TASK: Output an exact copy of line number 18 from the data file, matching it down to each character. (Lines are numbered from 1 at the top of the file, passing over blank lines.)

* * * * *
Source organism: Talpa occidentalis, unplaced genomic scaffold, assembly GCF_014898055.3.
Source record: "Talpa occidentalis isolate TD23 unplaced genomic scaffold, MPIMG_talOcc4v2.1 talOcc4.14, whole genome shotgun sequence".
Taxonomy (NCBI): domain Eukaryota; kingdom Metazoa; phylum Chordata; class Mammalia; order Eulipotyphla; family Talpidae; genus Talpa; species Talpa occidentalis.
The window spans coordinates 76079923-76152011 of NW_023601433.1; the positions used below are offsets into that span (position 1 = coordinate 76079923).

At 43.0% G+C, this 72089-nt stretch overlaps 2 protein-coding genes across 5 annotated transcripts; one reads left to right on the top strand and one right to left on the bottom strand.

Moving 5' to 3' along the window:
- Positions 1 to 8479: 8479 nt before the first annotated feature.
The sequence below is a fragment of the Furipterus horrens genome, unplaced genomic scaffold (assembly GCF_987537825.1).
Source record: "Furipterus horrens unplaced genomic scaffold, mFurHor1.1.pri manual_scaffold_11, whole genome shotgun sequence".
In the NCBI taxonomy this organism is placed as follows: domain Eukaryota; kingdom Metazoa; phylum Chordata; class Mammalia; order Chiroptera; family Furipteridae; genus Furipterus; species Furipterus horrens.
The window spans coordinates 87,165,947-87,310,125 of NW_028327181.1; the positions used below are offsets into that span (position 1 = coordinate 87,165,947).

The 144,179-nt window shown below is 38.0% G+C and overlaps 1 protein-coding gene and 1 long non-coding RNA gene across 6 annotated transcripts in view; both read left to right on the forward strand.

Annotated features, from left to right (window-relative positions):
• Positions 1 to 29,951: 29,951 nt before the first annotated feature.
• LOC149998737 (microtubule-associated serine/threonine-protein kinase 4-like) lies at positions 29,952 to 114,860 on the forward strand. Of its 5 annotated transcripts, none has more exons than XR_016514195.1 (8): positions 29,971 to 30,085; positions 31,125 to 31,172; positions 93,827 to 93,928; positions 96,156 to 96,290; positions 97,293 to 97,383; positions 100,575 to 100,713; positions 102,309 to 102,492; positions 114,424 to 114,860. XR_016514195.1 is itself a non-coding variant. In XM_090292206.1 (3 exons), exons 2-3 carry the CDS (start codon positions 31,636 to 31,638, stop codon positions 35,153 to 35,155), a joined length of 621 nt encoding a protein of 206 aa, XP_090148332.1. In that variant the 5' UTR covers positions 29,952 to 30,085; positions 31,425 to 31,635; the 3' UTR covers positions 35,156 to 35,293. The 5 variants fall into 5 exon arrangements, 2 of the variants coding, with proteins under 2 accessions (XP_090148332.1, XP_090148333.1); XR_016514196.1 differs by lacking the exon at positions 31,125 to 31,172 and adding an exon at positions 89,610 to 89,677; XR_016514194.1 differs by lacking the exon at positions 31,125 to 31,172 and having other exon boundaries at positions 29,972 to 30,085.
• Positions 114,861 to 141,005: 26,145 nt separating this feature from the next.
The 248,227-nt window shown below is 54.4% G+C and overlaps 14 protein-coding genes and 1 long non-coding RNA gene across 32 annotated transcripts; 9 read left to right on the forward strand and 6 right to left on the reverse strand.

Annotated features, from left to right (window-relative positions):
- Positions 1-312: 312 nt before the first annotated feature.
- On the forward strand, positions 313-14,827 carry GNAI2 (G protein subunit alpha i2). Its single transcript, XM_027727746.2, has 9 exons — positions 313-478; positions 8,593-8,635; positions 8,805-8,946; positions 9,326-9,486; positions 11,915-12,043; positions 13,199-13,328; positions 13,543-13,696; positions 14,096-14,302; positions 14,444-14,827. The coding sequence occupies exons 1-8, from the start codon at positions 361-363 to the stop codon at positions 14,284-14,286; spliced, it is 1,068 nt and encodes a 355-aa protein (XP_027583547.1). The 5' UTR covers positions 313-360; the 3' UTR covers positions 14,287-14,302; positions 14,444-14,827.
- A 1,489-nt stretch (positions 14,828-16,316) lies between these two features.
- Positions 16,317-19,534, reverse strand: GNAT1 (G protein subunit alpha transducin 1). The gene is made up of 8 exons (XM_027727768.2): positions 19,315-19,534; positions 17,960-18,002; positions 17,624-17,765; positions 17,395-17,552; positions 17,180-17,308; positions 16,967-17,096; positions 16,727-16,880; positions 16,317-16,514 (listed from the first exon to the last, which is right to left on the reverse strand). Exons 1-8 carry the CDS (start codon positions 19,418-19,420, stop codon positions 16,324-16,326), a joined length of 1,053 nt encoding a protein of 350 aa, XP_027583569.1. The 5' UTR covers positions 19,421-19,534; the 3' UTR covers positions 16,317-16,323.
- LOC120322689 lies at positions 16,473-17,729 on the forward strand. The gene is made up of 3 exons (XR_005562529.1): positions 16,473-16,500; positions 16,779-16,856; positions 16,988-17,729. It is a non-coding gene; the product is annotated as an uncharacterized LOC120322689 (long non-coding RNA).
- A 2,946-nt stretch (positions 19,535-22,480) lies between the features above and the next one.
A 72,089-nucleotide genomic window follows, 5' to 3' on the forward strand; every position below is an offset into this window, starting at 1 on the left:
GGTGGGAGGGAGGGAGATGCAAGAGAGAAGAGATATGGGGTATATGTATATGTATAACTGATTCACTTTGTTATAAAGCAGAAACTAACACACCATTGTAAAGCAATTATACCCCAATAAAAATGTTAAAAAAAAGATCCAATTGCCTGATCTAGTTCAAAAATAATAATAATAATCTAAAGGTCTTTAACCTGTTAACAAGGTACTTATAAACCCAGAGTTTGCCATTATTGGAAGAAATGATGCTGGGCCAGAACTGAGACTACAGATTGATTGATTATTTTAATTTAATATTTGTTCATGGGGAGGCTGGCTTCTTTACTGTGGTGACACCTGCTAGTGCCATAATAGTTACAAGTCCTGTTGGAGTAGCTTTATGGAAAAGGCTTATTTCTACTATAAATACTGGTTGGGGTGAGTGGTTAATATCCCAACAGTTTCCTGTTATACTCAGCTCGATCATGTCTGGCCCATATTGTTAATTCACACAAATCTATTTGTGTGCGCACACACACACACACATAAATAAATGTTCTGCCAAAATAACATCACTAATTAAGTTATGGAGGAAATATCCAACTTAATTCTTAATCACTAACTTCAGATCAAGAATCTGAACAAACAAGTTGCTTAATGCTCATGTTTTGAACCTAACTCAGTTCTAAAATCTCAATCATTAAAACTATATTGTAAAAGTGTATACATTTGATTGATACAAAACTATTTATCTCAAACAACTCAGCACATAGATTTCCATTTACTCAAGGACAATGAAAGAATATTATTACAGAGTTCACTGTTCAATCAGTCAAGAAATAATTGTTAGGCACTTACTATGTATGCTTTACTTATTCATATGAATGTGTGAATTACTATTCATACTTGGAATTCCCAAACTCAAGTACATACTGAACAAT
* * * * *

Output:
Annotated features, from left to right (window-relative positions):